Hyde Park says no on county-wide library
The City Council opposed the plan of a county-wide library by a 5-0 vote on Wednesday night. / By Mark Vuong

River Heights approves city plan
"Thank God, two years," said Mayor Bill Baker exuberantly, following the passage of the city's general plan.
/ By Patrick Oden

Man pleads guilty to attempted child sex abuse
William David Hart, Hyrum, pleaded guilty Monday in 1st District Court to attempted sexual abuse of a child, a 1st-degree felony. / By David Bowman

Providence's Iron Gate Grill wants to be a brewery
Iron Gate Grill had the Department of Alcoholic Beverage Control (DABC) give a presentation to the Providence City Council Tuesday about getting a brewery license. / By Megan Wiseman
El Iron Gate Grill localizado en Providencia quiere convertirse en cervecería

Swink wins county attorney nod, 4-3
"Experience" was the buzzword of the night at the Cache County Council's regular meeting Tuesday, where James Swink won the council's appointment as county attorney by a vote of 4-3. / By Gideon Oakes

Albrecht testifies before state congressional committee
Utah State University President Stan Albrecht went before the Higher Education Appropriations subcommittee to deliver a presentation and testimony on the value of higher education and of the research currently being done at USU. / By Jackson Olsen

Report shows possibilities for further development in Mendon
A community analysis report detailing possible development restraints and opportunities was presented to the Mendon Planning and Zoning Commission last month, said Keith Christensen, assistant professor in the Landscape Architecture and Environmental Planning (LAEP) department at Utah State University. / By Greg Boyles

Amid uncertainty over executive session, county attorney hopefuls tout experience
When the dust settles after the Cache County Council's regular meeting Tuesday evening, one pressing question will be answered ­ others might not. / By Gideon Oakes

Matheson will speak at Hyrum's July 4th festivities
Utah Congressman Jim Matheson will be the patriotic speaker for Hyrum's 4th of July celebration. / By Caresa Alexander

Millville splits on county-wide library proposal following public hearing
Thursday night a public hearing was held to discuss the proposition of a county library, and the vote by the Town Council split 2-2 -- two for and two undecided. / By Jessica Allen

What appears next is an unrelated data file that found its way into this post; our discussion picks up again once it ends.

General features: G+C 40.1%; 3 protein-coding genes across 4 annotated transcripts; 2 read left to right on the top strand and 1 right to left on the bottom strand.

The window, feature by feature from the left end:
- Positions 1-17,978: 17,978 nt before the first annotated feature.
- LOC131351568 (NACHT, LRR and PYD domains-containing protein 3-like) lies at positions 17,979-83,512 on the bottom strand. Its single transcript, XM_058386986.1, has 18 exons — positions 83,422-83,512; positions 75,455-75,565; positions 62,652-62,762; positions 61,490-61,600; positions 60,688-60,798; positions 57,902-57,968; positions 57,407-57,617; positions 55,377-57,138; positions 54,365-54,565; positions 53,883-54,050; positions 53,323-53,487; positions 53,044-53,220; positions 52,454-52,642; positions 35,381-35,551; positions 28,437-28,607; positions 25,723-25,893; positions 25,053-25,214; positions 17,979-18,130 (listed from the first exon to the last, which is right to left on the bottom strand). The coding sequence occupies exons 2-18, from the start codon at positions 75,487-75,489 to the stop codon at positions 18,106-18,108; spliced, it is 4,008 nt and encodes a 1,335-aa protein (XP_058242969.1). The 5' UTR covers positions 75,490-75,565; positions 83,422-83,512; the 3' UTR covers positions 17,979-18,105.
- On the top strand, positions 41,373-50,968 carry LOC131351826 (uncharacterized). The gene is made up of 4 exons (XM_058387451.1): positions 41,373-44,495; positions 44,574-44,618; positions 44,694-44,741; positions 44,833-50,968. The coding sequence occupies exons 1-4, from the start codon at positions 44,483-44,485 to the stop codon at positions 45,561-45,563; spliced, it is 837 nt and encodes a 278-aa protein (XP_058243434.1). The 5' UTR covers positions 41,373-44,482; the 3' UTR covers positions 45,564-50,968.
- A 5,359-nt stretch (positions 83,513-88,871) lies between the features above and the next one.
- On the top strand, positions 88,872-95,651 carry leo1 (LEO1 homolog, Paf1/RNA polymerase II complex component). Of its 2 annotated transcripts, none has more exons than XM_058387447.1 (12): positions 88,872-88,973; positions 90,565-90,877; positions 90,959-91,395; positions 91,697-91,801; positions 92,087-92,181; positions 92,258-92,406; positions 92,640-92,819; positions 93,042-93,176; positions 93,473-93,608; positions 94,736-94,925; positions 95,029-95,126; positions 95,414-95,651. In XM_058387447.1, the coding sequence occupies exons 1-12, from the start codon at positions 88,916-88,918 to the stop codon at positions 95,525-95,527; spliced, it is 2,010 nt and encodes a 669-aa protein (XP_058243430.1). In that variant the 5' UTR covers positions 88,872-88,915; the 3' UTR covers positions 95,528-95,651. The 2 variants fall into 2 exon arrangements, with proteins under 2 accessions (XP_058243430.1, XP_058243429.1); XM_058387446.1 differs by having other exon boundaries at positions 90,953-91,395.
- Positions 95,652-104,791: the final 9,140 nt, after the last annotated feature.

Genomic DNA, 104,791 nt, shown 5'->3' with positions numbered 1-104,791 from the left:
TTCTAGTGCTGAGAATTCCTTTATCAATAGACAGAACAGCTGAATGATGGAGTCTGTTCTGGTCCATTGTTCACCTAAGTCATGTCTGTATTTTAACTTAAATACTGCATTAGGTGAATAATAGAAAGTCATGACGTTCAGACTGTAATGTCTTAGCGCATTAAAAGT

Nibley voices opinion on country library
At last month'smeeting, the City Council voted 4-1 to support a county library system without a specific timetable. / By Candice Mattson

Expansion plans continue in Nibley
The City Council discussed various expansion plans that included moving recycle bins and city ordinances in a council meeting Thursday. / By Candice Mattson

Brigham City's natural history museum looking for a permanent home
With the approval of the City Council, a task force will attempt to find a location and funding for a permanent home for the Natural History Museum in Brigham City, which currently features the Gunther family fossil and mineral collection. / By Rebecca Hansen

State air quality officials, Logan residents, seek ways to curb PM 2.5 pollution
Officials from the State Division of Air Quality met with concerned Cache Valley residents Feb. 3 in a public meeting to discuss the state implementation plan (SIP) that will help Cache Valley attain the EPA standards for the air pollutant known as PM 2.5. / By J.P. Rodriguez

Paradise considers construction of cell phone tower
Verizon Wireless wants to buildi an antenna tower in Paradise to give customers better data coverage. / By Aaron Mecham

City council approves electrical rate increase for Brigham City residents
Residents of Brigham City can expect to see a rate increase of about $1.40 per month for the average household on electric bills come February or March. / By Rebecca Hansen

North Logan backs county-wide library proposal, with reservations
Concern was raised by the City Council Wednesday night about a proposed resolution to support the establishment of a county-wide library system. / By Alice Bailey

Due to population growth Hyrum raises water fee
With a projected population of 16,310 by the year 2040, Hyrum city is facing the need to raise its culinary water impact fee. / Caresa Alexander

Cache Valley dairy farmers see way of life slipping away
Many people are still in bed when Brandon Anderson wakes up and goes to work. His day begins at the crack of dawn and doesn't end until the cows are asleep. Brandon is a dairy farmer in Cache Valley and works on the same farm where many generations of his family have worked. But the future of the Anderson farm, like many other small dairies, is uncertain. / By Michelle Butler

Mandatory furlough announced for all USU employees